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Television PolicyThe MacTaggart Lectures$
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Bob Franklin

Print publication date: 2005

Print ISBN-13: 9780748617173

Published to Edinburgh Scholarship Online: September 2012

DOI: 10.3366/edinburgh/9780748617173.001.0001

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PRINTED FROM EDINBURGH SCHOLARSHIP ONLINE (www.edinburgh.universitypressscholarship.com). (c) Copyright Edinburgh University Press, 2020. All Rights Reserved. An individual user may print out a PDF of a single chapter of a monograph in ESO for personal use.date: 05 June 2020

Naturalism and Television

Naturalism and Television

The James Mactaggart Lecture 1977

Chapter:
(p.45) Naturalism and Television
Source:
Television Policy
Author(s):

Marcel Ophuls

Publisher:
Edinburgh University Press
DOI:10.3366/edinburgh/9780748617173.003.0003

In this lecture, the author, the maker of television documentaries such as The Sorrow and the Pity, Sense of Loss and Memory of Justice, first expresses his admiration for his father, Max Ophuls, and describes how he himself became what he deprecatingly describes as ‘a self indulgent specialist of four-and-a-half talking-head marathons’: that is, documentaries. This lecture's critique of naturalism explores, but strongly contests, themes addressed by John McGrath at the initial festival in 1976: ‘John McGrath and I do not agree at all’, the author acknowledges, ‘on the nature, on the causes or the definition of the naturalist tradition’. The lecture discusses the techniques of naturalism — its social functions, social mission and social purpose. It then recalls the author's ‘irresistible urge’ to say that he ‘much preferred the realism of Noel Coward's This Happy Breed…to the elaborately bleak naturalism of Cathy Come Home’.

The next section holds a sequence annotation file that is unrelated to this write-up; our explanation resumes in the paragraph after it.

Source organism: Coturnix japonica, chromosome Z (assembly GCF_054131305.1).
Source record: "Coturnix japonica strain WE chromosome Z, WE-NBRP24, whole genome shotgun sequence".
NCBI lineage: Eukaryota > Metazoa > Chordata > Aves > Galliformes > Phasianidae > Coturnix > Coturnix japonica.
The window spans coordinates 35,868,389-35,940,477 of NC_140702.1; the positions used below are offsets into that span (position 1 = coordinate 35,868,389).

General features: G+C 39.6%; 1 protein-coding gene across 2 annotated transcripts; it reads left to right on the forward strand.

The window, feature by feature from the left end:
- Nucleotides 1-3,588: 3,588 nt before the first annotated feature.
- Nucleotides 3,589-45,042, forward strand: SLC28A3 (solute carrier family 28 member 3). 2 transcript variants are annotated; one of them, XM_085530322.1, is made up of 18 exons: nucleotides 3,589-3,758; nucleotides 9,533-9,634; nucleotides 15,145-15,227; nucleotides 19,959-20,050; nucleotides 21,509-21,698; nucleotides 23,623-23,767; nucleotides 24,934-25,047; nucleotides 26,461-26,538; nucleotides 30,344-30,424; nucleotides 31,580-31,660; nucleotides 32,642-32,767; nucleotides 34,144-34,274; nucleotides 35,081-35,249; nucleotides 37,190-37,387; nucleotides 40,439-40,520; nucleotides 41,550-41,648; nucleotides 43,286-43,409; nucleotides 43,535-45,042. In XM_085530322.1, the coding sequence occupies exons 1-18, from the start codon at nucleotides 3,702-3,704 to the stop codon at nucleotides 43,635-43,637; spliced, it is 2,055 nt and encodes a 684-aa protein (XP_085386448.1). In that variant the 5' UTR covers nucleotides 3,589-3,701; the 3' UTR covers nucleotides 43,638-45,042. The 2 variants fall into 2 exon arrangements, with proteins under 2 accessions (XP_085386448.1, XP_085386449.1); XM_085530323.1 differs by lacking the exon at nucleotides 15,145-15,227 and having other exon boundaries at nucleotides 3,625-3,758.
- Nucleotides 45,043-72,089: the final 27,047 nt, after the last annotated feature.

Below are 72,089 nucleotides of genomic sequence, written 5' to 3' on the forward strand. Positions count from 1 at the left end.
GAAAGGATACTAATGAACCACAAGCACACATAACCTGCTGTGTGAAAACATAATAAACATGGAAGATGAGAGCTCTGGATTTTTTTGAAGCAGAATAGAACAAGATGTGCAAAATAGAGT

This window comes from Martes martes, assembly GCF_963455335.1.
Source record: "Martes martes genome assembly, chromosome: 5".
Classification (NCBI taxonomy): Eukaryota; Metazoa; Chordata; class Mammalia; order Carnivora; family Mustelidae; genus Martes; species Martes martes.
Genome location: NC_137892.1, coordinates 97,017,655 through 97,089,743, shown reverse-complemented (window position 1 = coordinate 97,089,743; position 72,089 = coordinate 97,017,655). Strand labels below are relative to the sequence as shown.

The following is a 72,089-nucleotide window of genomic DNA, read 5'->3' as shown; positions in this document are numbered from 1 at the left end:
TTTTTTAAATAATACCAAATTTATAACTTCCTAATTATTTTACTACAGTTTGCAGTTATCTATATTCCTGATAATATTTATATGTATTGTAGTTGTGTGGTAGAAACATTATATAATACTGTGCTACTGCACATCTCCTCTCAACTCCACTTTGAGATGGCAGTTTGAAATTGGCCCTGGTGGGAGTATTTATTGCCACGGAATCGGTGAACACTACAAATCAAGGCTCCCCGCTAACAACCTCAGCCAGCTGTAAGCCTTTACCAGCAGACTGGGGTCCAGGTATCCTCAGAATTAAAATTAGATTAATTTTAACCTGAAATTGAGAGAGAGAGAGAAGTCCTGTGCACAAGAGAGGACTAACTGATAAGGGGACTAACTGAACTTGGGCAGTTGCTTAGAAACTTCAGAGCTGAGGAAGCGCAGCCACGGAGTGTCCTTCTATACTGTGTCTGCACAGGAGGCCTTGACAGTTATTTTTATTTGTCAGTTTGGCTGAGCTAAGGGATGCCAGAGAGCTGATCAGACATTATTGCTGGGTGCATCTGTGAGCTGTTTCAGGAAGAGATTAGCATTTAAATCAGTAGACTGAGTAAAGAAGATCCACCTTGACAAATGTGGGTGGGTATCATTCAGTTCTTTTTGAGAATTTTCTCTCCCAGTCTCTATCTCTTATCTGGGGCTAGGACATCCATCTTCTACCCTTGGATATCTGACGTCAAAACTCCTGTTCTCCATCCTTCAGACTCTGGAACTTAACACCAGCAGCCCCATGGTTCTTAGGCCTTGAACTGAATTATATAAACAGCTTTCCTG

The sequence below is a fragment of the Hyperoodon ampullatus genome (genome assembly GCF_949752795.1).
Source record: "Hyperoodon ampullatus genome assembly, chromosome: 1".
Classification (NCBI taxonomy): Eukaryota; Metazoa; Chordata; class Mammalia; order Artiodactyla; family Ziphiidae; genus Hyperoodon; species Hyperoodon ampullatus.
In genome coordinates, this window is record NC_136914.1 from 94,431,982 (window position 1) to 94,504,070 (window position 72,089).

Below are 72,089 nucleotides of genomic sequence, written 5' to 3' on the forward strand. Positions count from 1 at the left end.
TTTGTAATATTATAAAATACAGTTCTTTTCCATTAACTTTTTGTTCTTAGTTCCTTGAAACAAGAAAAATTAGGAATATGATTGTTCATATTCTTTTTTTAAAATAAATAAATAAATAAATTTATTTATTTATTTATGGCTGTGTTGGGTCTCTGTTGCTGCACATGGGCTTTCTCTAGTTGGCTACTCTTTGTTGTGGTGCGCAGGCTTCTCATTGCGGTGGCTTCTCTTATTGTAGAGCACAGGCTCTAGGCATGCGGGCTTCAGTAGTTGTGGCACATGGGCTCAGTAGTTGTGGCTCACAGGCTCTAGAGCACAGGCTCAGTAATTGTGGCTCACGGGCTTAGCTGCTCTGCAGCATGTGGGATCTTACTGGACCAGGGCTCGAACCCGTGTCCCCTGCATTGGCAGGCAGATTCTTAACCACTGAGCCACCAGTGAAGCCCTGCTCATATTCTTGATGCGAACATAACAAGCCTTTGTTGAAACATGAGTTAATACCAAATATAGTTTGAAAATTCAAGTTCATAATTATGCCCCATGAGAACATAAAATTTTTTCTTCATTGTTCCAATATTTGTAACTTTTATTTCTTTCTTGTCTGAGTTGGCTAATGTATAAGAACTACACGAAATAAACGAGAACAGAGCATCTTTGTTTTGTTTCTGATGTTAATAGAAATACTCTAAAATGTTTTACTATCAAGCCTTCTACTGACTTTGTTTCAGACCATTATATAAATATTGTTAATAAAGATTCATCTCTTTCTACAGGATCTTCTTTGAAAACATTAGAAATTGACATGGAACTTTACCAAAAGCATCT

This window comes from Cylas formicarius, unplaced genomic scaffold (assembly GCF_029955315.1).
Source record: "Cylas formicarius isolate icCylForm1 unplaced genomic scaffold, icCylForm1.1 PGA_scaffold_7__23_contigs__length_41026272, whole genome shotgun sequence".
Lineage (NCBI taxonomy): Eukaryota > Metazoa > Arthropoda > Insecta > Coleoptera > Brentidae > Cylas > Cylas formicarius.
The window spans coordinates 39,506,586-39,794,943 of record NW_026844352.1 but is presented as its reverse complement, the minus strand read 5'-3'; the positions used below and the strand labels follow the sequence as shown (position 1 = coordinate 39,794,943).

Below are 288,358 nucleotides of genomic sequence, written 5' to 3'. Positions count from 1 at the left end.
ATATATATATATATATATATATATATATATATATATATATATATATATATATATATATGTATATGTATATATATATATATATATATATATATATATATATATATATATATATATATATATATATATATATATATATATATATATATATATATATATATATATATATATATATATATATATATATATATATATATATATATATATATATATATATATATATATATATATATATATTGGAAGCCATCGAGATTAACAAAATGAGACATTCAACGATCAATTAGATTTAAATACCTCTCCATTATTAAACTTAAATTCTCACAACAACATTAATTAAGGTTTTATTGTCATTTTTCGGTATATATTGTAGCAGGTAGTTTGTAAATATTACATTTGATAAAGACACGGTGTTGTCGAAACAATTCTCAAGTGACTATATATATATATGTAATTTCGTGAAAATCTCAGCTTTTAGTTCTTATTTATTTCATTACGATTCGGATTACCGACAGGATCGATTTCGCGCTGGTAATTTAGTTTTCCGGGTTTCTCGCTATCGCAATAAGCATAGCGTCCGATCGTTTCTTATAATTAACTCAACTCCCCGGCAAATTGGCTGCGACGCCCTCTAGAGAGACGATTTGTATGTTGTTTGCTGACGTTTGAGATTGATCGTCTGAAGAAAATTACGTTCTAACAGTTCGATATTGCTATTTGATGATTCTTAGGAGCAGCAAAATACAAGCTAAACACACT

Keywords:   naturalism, television, television documentaries, Max Ophuls, John McGrath, realism, Noel Coward, This Happy Breed, Cathy Come Home

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